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I am trying to derive Land Surface Temperature(LST) from Sentinel 3 SLSTR dataset. The given literature talks about split-window and dual angle algorithms - Link

Ts = Ti + c1(Ti- Tj) + c2 (Ti- Tj)2 + c0 + (c3 + c4W)(1 - εn)+(c5 + c6W)Δε

T = at-sensor brightness temperature at bands “i” and “j”
W = total atmospheric water vapor 
ε = mean emissivity 
Δε = emissivity difference at the two bands
c0-c6 = Derived from statistical simulation

Emissivity calculation can be done as mentioned in the paper itself. However, I am not sure how to go about c0-c6 for split window. They might have carried out some statistical regression on ground/airborne datasets.

Is it possible to simulate MODIS LST and TIR Bands/any other satellite dataset (with dual angle algorithm) and then calculate the coefficients? I may also have access to weather station data for my region.

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Basically, your problem is that the parameters c0 to c6are undefined. The authors of the paper you're pointing to have used a physical model to simulate a large set of synthetic observations, and have derived these coefficients by fitting the formula you include to the simulations.

I think they do report these coefficients in Table 1 (confusingly calling them a0 to a6). You can check whether this is correct by e.g. taking a contemporary MODIS LST retrieval and checking that the values are broadly in line with the ones you retrieve from using the split window algorithm.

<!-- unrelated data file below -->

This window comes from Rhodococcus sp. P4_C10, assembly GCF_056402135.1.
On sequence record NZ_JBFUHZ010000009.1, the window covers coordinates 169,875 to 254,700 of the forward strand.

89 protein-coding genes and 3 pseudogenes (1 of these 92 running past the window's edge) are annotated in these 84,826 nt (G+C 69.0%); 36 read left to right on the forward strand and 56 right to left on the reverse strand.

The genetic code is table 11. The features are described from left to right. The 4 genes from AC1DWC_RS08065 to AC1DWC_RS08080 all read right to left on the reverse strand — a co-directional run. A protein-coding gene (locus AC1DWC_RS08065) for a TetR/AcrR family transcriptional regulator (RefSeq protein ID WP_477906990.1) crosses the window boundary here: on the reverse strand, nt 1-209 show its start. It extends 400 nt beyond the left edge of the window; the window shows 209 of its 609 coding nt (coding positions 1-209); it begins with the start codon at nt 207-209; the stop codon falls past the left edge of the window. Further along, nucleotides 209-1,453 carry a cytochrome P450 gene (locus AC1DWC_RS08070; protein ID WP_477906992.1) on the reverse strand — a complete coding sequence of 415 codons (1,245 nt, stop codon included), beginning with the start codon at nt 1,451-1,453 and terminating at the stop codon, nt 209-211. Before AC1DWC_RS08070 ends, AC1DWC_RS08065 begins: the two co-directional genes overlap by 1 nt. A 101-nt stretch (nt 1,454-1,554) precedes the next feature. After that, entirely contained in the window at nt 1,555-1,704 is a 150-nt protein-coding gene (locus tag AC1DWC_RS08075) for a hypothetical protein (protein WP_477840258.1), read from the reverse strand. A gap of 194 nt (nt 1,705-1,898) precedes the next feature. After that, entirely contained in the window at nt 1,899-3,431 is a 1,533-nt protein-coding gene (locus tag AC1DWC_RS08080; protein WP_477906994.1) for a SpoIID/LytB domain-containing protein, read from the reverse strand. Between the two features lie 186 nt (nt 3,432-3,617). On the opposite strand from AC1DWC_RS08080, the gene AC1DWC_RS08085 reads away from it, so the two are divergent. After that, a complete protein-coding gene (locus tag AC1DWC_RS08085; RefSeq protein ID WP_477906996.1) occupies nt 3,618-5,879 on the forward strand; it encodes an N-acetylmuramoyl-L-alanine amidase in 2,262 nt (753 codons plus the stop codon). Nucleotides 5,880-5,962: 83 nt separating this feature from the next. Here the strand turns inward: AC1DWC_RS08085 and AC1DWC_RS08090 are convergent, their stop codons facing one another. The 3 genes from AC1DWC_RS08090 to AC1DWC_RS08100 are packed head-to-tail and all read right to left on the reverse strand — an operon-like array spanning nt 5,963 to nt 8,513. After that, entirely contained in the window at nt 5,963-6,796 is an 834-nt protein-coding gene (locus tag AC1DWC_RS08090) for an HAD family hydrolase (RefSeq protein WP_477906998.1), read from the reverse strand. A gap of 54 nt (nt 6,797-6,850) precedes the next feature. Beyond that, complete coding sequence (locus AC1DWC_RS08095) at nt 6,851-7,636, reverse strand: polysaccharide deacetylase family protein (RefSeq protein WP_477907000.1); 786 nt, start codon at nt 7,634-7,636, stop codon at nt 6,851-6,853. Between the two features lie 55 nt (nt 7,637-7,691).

• But then these coefficients would be applicable to the mapping done for a different region of interest than mine. – fjord May 6 '17 at 6:42
  • Moreover, I don't have access to MODTRAN Software hence I was wondering if a Look Up Table could be generated using python/R in order to map the atmospheric radiosonde data for my region of interest. – fjord May 6 '17 at 6:44
  • @fjord No, the coefficients are supposed to cover all types of atmosphere types and emissivities. You don't need MODTRAN, just the numbers on the table. As you can see from the paper, the algorithm performs on vastly different land cover types/regions, so you should be able to just use it. – Jose May 7 '17 at 12:24

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